Kristina Graves receives AASL Inspire Special Event Grant
For Immediate Release
Manager, Web Communications
American Association of School Librarians (AASL)
CHICAGO – Kristina Graves, school librarian at Schenectady High School in Schenectady, New York, is one of six school librarians from across the country receiving a 2020 American Association of School Librarians' (AASL) Inspire Special Event Grant. Made possible by the generosity of AASL member Marina “Marney” Welmers, the grant program provides funds for public middle or high school libraries to plan a special event to enhance student learning.
“Kristina Graves has designed a smart project to engage readers by reaching out to them over the summer through a book mobile and a digital book club that features contemporary, relevant, and culturally responsive texts,” said AASL President Mary Keeling.
Graves plans to use the grant funds to bolster the school’s #schenectadyreads initiative, launched to create literacy experiences reflective of the school’s diverse learning community. Monies will be used to throw a kick-off to summer reading event and purchase new titles representative of the student population, particularly books by authors of color about people of color. The kick-off event will allow students an opportunity to check out books for the summer and enroll in the school’s summer digital book club. All summer long, the book mobile will provide access to the new, carefully curated tiles.
The Inspire Special Event Grant provides up to $2,000 in funding to a school library looking to engage students with school library resources and promote reading, books, literacy, and authors. The funds can be used to create a new or enhance an existing extracurricular activity that will increase student achievement. A total of $10,000 is distributed to schools annually.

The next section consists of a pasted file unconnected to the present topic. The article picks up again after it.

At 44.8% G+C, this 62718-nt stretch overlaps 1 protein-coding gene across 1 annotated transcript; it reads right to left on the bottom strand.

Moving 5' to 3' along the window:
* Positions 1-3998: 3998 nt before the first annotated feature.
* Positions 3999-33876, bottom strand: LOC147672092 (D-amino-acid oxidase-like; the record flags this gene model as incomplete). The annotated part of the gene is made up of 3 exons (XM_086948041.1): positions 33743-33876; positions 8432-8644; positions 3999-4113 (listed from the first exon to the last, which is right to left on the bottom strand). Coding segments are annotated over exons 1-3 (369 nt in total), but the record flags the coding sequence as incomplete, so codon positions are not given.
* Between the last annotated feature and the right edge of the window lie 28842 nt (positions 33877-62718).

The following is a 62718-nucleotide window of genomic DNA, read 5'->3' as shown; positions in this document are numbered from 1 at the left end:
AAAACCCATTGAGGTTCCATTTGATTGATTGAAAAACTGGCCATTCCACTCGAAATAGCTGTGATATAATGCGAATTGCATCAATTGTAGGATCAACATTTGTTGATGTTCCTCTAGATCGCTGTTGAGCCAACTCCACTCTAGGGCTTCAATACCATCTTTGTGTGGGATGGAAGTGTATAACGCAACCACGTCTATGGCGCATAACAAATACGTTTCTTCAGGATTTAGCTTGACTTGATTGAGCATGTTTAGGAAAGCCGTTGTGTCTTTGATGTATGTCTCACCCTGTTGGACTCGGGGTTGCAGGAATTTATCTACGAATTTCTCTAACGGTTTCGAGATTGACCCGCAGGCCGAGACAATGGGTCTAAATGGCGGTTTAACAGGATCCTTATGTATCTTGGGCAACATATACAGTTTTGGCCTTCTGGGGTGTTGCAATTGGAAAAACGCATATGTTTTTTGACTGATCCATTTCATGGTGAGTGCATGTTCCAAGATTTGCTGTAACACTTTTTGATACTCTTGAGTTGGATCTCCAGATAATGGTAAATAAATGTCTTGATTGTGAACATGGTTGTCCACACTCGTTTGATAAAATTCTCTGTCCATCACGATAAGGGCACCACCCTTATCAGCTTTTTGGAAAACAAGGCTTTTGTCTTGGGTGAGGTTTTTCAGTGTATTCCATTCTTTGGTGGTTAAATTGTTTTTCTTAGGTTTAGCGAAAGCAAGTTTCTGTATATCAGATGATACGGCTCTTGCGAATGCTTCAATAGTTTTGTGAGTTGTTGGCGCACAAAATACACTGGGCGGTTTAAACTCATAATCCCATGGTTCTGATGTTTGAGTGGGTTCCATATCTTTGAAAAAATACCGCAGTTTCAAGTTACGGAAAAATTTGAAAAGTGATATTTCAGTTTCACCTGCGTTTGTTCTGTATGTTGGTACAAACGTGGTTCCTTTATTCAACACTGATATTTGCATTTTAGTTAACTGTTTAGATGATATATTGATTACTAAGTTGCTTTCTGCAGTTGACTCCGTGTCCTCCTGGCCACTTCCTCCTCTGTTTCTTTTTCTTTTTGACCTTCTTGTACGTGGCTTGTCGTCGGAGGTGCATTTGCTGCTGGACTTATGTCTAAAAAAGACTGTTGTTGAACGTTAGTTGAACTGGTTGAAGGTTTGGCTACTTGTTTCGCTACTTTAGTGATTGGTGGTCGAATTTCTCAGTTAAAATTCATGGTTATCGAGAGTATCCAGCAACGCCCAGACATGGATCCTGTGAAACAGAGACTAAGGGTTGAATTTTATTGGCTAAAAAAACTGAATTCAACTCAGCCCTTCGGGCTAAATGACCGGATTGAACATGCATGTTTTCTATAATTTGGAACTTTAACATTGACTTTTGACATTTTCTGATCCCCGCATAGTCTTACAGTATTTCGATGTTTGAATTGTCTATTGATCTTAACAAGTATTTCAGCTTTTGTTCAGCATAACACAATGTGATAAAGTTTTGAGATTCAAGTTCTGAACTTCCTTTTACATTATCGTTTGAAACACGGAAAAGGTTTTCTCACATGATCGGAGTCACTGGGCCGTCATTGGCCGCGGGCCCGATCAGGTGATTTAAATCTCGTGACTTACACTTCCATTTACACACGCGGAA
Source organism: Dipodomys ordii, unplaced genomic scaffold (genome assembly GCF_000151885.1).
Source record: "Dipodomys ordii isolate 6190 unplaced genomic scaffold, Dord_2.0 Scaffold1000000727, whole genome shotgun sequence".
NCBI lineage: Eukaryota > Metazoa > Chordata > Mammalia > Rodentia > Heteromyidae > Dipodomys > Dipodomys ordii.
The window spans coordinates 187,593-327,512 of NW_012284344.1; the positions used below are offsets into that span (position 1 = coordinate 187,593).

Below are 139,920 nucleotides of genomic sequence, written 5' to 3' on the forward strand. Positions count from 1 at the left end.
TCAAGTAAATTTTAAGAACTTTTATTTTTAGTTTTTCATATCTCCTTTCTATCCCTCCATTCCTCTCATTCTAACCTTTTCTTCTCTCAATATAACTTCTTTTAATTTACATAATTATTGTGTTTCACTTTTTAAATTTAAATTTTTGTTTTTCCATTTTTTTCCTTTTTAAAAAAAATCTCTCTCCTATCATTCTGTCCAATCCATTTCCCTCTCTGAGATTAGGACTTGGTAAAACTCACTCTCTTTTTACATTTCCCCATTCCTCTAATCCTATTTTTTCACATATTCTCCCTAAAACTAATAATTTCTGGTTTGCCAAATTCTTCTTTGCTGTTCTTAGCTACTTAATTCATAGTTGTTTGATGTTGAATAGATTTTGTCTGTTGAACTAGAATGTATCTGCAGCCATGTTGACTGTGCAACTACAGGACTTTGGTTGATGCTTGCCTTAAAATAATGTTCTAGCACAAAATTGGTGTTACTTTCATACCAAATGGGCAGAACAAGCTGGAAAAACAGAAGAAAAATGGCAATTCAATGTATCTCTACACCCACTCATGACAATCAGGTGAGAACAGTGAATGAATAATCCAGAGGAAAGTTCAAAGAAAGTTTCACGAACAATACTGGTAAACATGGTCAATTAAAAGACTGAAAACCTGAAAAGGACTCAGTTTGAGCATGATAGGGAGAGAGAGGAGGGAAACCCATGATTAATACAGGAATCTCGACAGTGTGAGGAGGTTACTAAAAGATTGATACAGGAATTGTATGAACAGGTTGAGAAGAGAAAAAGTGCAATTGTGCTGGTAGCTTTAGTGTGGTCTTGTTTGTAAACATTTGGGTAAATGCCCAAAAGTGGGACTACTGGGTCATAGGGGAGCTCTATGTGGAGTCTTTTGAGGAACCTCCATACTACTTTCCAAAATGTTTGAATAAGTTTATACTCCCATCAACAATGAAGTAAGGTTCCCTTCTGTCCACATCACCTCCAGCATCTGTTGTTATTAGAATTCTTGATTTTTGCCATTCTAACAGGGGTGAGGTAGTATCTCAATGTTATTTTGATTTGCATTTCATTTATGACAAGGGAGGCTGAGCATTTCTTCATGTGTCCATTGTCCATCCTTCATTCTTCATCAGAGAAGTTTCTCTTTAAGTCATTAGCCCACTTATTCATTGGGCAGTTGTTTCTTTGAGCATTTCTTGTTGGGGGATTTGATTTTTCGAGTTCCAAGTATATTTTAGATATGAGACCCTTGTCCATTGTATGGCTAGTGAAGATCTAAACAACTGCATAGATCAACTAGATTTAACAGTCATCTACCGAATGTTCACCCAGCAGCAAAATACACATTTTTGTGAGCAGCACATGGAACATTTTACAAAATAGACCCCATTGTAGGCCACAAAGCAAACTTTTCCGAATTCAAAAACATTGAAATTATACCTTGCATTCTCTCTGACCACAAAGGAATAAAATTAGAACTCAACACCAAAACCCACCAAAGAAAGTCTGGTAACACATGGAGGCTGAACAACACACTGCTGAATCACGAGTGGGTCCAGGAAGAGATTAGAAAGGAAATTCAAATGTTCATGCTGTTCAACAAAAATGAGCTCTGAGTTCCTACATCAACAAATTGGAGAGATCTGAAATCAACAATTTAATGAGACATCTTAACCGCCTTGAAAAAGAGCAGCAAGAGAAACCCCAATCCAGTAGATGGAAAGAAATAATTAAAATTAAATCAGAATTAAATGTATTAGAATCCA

“The committee was extremely impressed with the quality of the applications and their contributions towards engaging and empowering students,” said Rebecca Gordon, grant committee chair. “The grant recipients have showcased how the chosen events and programming will help schools foster community, collaboration, and creativity. These grants will allow the selected schools' learning communities to create a culture of reading and lifelong learning.”
“I’m thrilled that so many of the grant projects address issues of social justice, racial healing, and service learning,” said Keeling. “Through these grants, learners will be empowered to make a difference in their own communities and the world. AASL is exceedingly grateful to Marney Welmers for her continued financial support of the grant program. Her gifts celebrate the impact school librarians have on learners and school culture.”
The AASL award winners will be honored during a virtual AASL Awards Ceremony during the fall of 2020. The virtual ceremony will replace the live ceremony traditionally presented during the ALA Annual Conference. Out of concern for the health and safety of all members of the community, the ALA Executive Board felt it was important to cancel the 2020 conference taking place in Chicago. Details for the virtual ceremony will be shared as they are finalized.
The American Association of School Librarians, www.aasl.org, a division of the American Library Association (ALA), empowers leaders to transform teaching and learning.